On a day when the Reserve Bank has been sufficiently alarmed by the economy to cut interest rates to new lows, the government’s budget fails to address any challenge beyond getting re-elected on July 2.
There are, undoubtedly, some quality policies in the budget — although, bizarrely, most of them are taken from Labor. The Coalition has finally recognised that our retirement savings policy has become an unaffordable tax lurk, and sought to curb superannuation tax concessions. It has recognised growing community anger — and the growing drain on tax revenue — of multinational companies treating Australia’s tax laws with contempt. The increase in schools funding is inadequate but better than the severe cuts inflicted by the Abbott government.
But the government’s commitment to tax cuts at any cost is incomprehensible. In the current fiscal environment of deficits as far as the eye can see, there is no policy case for tax cuts for middle- and high-income earners, especially given the latter will enjoy a tax cut courtesy of the end of the deficit levy as well. There is no policy case for company tax cuts when there is no evidence from anywhere in the world that a lower company tax rate benefits growth, productivity or wages. Inflicting yet another efficiency dividend on the public service will only further degrade the capacity of that once-fine institution to advise and implement.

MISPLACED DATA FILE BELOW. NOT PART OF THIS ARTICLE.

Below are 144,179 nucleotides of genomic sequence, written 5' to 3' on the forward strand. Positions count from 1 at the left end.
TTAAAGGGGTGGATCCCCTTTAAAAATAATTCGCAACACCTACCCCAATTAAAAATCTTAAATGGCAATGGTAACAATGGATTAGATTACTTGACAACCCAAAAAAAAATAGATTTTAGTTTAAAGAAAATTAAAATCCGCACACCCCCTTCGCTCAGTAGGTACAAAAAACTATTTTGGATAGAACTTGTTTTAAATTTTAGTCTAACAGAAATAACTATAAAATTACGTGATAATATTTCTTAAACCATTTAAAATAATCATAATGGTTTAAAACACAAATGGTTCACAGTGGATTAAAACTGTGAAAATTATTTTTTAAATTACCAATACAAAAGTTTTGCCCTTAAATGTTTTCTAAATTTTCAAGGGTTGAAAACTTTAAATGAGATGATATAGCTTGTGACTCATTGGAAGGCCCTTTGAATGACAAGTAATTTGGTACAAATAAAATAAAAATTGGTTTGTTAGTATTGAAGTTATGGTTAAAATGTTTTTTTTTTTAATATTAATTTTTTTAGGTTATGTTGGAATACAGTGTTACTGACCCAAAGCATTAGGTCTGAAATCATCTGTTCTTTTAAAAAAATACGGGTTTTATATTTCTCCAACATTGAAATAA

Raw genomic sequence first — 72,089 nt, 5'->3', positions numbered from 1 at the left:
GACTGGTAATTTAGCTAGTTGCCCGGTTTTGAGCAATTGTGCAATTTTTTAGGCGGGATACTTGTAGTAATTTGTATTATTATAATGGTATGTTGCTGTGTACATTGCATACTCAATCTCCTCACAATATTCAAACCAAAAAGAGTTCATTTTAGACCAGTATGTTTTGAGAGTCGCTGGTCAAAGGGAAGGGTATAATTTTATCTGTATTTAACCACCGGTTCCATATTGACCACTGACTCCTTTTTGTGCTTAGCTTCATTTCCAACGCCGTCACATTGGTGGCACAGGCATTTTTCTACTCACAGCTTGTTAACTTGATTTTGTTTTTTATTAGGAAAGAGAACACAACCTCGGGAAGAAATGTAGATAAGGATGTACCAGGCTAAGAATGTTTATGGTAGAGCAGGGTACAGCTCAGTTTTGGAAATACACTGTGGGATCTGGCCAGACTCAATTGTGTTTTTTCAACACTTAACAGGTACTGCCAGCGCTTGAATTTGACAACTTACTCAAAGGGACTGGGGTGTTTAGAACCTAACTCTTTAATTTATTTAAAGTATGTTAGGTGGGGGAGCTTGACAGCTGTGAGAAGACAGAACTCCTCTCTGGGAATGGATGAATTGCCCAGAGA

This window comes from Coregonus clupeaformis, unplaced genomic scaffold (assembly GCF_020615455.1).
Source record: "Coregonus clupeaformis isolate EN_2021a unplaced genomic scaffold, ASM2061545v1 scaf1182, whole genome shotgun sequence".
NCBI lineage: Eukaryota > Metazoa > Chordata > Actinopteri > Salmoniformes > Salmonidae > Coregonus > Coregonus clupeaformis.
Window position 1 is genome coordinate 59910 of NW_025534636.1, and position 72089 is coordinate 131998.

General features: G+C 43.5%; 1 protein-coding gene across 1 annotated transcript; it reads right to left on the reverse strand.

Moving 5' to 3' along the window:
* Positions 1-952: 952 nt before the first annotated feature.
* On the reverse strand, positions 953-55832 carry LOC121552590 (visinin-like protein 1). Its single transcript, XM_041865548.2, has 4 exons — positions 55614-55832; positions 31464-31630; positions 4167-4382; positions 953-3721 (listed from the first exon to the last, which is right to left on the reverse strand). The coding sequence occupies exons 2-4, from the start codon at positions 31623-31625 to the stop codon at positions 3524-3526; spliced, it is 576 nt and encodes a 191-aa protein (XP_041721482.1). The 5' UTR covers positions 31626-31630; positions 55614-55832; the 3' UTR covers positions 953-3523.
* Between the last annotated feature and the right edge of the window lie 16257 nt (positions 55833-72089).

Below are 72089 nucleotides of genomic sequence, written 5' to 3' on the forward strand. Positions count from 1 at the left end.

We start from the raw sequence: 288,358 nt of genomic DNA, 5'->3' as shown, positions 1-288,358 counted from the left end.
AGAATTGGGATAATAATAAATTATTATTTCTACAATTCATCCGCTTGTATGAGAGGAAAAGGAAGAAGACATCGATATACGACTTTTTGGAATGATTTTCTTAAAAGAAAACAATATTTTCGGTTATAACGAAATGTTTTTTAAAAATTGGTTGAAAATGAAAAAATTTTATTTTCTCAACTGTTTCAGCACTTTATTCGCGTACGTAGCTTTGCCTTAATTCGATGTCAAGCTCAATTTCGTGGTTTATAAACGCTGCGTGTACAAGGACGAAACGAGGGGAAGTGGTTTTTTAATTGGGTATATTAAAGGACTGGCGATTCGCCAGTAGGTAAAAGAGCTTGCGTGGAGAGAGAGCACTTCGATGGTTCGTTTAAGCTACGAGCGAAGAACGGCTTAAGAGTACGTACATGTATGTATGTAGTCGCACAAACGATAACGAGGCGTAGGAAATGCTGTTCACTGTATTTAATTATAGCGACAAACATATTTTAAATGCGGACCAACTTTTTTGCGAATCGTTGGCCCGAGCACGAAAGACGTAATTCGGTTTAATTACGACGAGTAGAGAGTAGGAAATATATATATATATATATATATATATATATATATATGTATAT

And despite Malcolm Turnbull’s professed commitment to urban infrastructure, there is virtually no new funding at a time when public sector infrastructure is well below the levels of the previous government.
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This budget is above all a failure of leadership, a triumph of electoral desperation over economic vision. It’s a plan for a July election, not the next decade.